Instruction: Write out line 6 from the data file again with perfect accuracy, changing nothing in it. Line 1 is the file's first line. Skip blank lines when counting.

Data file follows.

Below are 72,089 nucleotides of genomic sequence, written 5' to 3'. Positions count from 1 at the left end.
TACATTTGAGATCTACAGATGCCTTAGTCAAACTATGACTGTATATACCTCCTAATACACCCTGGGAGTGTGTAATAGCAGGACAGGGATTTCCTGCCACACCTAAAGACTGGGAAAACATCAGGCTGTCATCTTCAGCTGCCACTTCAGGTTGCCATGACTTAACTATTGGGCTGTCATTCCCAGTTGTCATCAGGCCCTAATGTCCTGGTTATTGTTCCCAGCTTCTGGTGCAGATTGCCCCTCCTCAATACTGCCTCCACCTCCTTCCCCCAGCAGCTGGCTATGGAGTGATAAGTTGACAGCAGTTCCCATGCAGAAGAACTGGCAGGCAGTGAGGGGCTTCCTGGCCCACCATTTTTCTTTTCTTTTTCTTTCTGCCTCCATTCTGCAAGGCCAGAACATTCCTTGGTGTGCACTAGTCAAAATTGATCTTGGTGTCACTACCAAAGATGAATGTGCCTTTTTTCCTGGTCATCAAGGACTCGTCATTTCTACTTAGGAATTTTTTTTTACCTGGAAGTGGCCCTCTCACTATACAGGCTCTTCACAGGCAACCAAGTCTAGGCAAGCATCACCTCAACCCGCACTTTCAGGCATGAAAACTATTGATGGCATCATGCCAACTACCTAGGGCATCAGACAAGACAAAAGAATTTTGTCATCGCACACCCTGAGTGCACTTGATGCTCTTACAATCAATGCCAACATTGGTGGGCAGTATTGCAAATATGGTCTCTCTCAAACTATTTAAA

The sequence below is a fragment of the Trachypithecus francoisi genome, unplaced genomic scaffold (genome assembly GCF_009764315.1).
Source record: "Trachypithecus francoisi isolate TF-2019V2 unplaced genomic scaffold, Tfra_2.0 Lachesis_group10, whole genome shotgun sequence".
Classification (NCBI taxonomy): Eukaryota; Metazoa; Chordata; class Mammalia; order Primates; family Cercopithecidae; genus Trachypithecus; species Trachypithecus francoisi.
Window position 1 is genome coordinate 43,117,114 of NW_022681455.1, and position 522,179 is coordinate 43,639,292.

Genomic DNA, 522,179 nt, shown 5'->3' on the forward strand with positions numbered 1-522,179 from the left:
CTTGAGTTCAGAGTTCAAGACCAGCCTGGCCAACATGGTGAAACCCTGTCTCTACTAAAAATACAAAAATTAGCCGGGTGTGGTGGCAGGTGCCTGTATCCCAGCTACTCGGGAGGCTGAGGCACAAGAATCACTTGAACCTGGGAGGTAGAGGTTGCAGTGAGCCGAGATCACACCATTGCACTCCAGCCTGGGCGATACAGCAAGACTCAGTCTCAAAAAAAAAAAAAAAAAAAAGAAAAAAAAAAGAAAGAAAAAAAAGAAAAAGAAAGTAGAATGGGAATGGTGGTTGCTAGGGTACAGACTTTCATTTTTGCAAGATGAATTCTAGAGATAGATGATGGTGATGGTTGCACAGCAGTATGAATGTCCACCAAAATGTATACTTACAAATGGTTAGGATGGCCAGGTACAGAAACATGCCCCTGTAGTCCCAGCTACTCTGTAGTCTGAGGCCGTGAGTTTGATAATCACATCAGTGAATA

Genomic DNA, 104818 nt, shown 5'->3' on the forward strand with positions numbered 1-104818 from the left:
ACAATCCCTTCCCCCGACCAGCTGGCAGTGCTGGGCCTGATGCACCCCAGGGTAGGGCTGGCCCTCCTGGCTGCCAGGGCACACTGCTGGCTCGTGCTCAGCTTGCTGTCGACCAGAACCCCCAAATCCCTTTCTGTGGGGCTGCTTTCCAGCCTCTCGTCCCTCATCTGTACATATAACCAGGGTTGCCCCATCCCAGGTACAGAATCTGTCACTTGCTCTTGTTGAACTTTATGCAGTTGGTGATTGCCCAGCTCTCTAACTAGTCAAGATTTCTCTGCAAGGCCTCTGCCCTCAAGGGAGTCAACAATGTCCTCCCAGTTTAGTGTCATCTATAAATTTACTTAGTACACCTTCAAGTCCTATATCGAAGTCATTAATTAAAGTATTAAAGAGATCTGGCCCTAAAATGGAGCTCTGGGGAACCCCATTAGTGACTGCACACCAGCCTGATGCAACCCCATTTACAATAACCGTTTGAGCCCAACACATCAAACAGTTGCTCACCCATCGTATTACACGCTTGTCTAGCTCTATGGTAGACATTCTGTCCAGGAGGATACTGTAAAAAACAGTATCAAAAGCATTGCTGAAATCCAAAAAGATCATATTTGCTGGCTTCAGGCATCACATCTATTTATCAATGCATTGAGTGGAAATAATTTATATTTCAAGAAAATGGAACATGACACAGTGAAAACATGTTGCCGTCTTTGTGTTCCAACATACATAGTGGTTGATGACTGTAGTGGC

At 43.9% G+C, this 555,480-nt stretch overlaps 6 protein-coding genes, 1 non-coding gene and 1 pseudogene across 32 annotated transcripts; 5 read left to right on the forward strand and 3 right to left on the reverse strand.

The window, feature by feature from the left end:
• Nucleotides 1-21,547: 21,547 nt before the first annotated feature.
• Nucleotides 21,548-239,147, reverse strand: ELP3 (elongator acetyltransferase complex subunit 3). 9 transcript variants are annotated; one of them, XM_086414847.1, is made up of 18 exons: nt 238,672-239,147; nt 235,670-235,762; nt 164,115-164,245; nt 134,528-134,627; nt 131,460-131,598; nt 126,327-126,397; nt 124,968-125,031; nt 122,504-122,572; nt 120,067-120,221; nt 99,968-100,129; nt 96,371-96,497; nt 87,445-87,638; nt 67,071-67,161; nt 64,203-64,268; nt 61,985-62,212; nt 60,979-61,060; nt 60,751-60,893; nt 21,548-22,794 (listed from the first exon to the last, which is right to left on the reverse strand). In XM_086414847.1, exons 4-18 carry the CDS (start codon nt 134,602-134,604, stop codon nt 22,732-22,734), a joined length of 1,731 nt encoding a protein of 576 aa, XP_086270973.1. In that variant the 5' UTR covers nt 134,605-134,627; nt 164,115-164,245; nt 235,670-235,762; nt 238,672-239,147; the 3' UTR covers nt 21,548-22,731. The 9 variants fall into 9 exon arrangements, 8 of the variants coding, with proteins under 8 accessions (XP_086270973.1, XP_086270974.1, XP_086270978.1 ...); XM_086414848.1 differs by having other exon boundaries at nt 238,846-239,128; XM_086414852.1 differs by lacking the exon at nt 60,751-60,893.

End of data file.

Window position 1 is genome coordinate 43,117,114 of NW_022681455.1, and position 522,179 is coordinate 43,639,292.